How often you pay employees is a business decision determined by individual companies. The restrictions and parameters include federal and state laws, cost of running payroll, and your employee’s financial well-being.
Your staff is the engine that runs your organization. To run smoothly, you need a well-oiled machine — one where your employees show focus, energy and engagement.
The U.S. economy has reached its lowest unemployment rate in 30 years.
Organizations are having a hard time with employee recruitment, due in large part to the United States experiencing a tight labor market. Starting in 2012, the rate of job openings surpassed the number of actual hires (as illustrated in the chart below) and has remained higher ever since.
Turnover has obvious impacts on your organization, like increased reliance on recruiting or lost productivity. The impact turnover has on a business owner has been covered a number of times. But, a less obvious inclusion in the cost of employee turnover might be the emotional implications employee turnover has on your workforce.
In a new study by Future Workplace and Kronos, business leaders continue to express the importance of employee retention.
With low unemployment rates and high marketplace activity, the hiring landscape is competitive, to say the least. The Future Workplace and Kronos study suggests that 87% of employers said that improving retention is a critical priority for their organization.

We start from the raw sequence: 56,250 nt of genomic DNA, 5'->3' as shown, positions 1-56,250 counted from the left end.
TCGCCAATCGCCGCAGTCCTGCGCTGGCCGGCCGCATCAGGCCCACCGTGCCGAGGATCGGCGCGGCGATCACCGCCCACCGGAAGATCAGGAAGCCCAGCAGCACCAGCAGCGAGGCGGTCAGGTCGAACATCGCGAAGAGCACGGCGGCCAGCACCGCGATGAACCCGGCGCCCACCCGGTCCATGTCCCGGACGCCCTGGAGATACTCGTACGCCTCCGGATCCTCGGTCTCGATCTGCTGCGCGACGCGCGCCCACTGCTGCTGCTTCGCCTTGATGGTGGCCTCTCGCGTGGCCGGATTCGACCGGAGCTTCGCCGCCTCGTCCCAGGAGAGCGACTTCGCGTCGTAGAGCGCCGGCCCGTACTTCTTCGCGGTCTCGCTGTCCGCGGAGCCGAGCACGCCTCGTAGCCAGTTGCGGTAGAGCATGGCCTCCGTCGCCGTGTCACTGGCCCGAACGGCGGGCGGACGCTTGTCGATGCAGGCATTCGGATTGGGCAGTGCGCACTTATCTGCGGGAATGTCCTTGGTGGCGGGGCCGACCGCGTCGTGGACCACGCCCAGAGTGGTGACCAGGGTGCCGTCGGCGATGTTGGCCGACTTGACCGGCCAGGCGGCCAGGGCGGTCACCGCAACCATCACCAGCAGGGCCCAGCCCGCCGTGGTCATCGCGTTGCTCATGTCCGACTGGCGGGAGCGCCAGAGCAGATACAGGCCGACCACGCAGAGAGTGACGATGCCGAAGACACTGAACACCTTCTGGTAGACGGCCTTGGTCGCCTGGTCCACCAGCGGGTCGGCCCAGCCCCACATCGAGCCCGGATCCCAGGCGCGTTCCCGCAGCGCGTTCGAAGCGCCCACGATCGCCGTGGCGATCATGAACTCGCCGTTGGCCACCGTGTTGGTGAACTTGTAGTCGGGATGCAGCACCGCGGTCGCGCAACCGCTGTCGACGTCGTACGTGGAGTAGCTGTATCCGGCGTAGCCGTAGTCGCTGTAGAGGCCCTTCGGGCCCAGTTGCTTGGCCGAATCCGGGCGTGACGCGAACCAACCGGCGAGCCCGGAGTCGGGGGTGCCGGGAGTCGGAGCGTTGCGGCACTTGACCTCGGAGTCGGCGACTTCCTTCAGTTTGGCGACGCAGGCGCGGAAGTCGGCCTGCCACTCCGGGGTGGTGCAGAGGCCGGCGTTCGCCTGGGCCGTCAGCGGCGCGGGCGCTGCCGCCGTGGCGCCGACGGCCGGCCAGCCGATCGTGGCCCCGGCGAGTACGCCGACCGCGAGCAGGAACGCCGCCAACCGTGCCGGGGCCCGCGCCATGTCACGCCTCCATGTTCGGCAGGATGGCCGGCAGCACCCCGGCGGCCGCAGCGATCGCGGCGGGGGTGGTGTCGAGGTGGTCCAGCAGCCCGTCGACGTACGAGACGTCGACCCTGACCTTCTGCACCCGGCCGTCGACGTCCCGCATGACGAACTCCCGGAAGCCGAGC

Employee benefits are anything offered to employees outside of their wages or salary.
Up until recently, benefits offerings were usually traditional. Most often, employees expect a “comprehensive benefits package” to include 401K, health insurance, dental insurance, vision insurance, life insurance, vacation time, and sick leave.
Recently, employers have realized that the range of benefits we offer to our employees is incredibly valuable. According to the Employment Confidence Survey by Glassdoor, about 60% of people report that benefits and perks are a major factor in considering whether to accept a job offer.
The importance of employee engagement can’t be overstated. In short, employee engagement directly affects a company’s bottom line.
Business owners in minimum wage industries face unique challenges that can be difficult to remedy – even when the struggles involve payday.
Loyal employees are engaged employees. Engaged employees create better business outcomes than disengaged employees. These are facts.
Still, poll after poll suggests that employees are largely disengaged, and employers might not be doing enough to rectify the situation.
Recruiters have a difficult job. And in a tight labor market, the job becomes even more difficult.